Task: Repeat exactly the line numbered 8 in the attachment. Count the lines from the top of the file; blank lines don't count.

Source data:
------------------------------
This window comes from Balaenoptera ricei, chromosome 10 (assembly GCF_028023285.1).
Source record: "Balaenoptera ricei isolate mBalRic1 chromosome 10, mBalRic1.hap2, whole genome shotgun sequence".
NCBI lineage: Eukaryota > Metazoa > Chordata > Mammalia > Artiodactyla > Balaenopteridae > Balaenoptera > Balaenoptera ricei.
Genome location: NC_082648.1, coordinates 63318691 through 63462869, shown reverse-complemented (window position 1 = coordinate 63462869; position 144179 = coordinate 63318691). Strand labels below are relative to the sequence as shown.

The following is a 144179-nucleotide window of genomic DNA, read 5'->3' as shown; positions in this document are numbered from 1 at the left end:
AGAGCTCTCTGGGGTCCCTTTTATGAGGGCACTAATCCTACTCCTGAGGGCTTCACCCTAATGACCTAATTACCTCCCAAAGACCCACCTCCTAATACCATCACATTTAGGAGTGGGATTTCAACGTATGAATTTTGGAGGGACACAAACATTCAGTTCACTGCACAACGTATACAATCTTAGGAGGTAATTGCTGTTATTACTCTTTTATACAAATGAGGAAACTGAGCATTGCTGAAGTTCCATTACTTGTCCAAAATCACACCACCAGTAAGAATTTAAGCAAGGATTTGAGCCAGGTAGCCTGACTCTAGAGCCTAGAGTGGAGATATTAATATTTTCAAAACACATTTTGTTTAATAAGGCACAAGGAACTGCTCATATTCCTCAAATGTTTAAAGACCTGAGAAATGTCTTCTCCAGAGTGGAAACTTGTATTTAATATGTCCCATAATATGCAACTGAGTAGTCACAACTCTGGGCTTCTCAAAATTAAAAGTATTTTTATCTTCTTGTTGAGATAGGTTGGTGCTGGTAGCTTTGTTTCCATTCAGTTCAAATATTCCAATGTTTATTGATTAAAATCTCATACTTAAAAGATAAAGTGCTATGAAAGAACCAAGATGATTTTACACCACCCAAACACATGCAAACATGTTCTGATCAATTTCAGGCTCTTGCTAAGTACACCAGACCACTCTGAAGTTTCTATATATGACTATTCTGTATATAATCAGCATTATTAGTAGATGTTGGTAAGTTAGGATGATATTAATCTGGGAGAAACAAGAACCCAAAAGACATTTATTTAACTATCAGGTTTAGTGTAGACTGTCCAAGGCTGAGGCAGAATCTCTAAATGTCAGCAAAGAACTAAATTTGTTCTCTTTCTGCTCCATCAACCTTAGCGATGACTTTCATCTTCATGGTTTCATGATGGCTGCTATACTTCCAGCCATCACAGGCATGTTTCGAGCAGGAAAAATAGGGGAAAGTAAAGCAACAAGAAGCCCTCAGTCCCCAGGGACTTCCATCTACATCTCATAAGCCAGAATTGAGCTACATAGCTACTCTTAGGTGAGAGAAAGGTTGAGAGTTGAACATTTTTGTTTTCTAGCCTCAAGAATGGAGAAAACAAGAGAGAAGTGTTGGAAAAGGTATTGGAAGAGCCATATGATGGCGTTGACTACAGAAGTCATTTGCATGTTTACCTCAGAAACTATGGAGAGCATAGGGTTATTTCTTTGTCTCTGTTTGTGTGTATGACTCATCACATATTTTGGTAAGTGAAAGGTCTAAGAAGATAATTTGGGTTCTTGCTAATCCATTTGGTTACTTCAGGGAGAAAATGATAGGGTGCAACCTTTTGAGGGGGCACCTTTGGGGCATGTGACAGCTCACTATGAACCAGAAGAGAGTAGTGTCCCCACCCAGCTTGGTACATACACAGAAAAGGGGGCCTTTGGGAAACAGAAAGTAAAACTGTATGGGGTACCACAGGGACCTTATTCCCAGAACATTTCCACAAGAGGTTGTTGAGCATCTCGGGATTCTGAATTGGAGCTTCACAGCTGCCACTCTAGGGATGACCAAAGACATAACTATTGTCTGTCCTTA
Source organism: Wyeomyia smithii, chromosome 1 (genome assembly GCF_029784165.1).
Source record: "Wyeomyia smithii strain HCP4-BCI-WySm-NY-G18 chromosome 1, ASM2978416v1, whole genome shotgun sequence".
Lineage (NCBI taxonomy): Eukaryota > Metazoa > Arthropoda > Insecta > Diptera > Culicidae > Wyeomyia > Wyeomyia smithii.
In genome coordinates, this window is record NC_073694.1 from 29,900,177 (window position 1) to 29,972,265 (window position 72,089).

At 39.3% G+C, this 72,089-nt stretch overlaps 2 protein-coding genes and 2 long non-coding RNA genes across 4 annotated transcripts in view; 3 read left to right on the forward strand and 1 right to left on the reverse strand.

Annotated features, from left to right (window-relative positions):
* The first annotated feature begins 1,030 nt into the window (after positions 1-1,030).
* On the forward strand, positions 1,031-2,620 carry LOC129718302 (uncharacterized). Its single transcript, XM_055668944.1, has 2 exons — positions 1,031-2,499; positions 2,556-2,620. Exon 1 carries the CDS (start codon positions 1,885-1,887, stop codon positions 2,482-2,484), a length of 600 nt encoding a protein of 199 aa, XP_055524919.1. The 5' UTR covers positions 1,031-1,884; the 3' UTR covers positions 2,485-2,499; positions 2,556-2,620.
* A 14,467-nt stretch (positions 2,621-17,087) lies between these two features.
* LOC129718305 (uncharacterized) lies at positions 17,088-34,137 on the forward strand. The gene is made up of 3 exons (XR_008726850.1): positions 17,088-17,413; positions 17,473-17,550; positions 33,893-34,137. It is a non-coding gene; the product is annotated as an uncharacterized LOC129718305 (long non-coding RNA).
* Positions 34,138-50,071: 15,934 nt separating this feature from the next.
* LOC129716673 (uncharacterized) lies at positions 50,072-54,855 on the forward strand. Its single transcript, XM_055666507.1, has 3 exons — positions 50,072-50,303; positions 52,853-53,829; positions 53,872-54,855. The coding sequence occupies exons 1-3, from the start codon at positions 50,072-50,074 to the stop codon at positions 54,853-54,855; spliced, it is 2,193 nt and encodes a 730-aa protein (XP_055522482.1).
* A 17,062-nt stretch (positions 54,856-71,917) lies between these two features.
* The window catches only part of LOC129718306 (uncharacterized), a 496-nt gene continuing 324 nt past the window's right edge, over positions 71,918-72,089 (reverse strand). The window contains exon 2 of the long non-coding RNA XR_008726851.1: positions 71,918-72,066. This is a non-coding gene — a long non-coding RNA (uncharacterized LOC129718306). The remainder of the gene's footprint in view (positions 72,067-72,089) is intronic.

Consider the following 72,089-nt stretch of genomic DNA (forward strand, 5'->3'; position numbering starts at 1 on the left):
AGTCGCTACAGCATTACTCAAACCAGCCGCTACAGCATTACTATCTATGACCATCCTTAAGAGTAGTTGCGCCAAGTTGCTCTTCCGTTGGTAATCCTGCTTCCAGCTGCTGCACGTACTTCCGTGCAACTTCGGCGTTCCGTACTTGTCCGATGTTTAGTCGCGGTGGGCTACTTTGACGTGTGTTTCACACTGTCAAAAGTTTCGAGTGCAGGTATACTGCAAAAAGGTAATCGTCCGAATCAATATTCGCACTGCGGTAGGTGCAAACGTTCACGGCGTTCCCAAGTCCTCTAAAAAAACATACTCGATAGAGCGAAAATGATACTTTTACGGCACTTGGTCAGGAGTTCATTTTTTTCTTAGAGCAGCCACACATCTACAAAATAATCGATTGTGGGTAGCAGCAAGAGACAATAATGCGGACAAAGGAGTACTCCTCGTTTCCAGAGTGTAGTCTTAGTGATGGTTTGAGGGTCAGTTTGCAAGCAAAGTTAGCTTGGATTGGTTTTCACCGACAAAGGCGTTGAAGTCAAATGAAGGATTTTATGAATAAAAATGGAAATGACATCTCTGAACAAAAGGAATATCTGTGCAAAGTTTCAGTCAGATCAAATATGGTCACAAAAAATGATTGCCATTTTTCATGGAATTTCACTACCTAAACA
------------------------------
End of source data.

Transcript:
Source record: "Wyeomyia smithii strain HCP4-BCI-WySm-NY-G18 chromosome 1, ASM2978416v1, whole genome shotgun sequence".